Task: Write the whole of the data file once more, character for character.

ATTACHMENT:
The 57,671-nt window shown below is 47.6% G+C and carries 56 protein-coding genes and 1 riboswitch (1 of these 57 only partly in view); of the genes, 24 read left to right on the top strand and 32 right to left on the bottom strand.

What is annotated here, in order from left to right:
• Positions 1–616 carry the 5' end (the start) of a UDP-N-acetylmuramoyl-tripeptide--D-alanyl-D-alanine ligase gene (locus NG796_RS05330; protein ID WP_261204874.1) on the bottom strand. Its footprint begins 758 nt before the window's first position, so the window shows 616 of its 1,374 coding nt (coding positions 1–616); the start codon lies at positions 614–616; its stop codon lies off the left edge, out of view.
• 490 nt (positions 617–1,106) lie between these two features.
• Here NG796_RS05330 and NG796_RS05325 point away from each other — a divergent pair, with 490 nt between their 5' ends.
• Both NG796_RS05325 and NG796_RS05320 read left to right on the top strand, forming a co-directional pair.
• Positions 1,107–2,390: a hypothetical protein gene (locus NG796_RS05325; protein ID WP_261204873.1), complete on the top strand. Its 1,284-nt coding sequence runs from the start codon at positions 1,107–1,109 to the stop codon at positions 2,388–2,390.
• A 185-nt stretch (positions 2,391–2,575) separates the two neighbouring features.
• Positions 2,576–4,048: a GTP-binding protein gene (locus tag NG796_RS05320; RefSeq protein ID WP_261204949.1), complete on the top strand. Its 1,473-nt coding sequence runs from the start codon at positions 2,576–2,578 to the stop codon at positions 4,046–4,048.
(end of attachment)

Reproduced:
The 57,671-nt window shown below is 47.6% G+C and carries 56 protein-coding genes and 1 riboswitch (1 of these 57 only partly in view); of the genes, 24 read left to right on the top strand and 32 right to left on the bottom strand.

What is annotated here, in order from left to right:
• Positions 1–616 carry the 5' end (the start) of a UDP-N-acetylmuramoyl-tripeptide--D-alanyl-D-alanine ligase gene (locus NG796_RS05330; protein ID WP_261204874.1) on the bottom strand. Its footprint begins 758 nt before the window's first position, so the window shows 616 of its 1,374 coding nt (coding positions 1–616); the start codon lies at positions 614–616; its stop codon lies off the left edge, out of view.
• 490 nt (positions 617–1,106) lie between these two features.
• Here NG796_RS05330 and NG796_RS05325 point away from each other — a divergent pair, with 490 nt between their 5' ends.
• Both NG796_RS05325 and NG796_RS05320 read left to right on the top strand, forming a co-directional pair.
• Positions 1,107–2,390: a hypothetical protein gene (locus NG796_RS05325; protein ID WP_261204873.1), complete on the top strand. Its 1,284-nt coding sequence runs from the start codon at positions 1,107–1,109 to the stop codon at positions 2,388–2,390.
• A 185-nt stretch (positions 2,391–2,575) separates the two neighbouring features.
• Positions 2,576–4,048: a GTP-binding protein gene (locus tag NG796_RS05320; RefSeq protein ID WP_261204949.1), complete on the top strand. Its 1,473-nt coding sequence runs from the start codon at positions 2,576–2,578 to the stop codon at positions 4,046–4,048.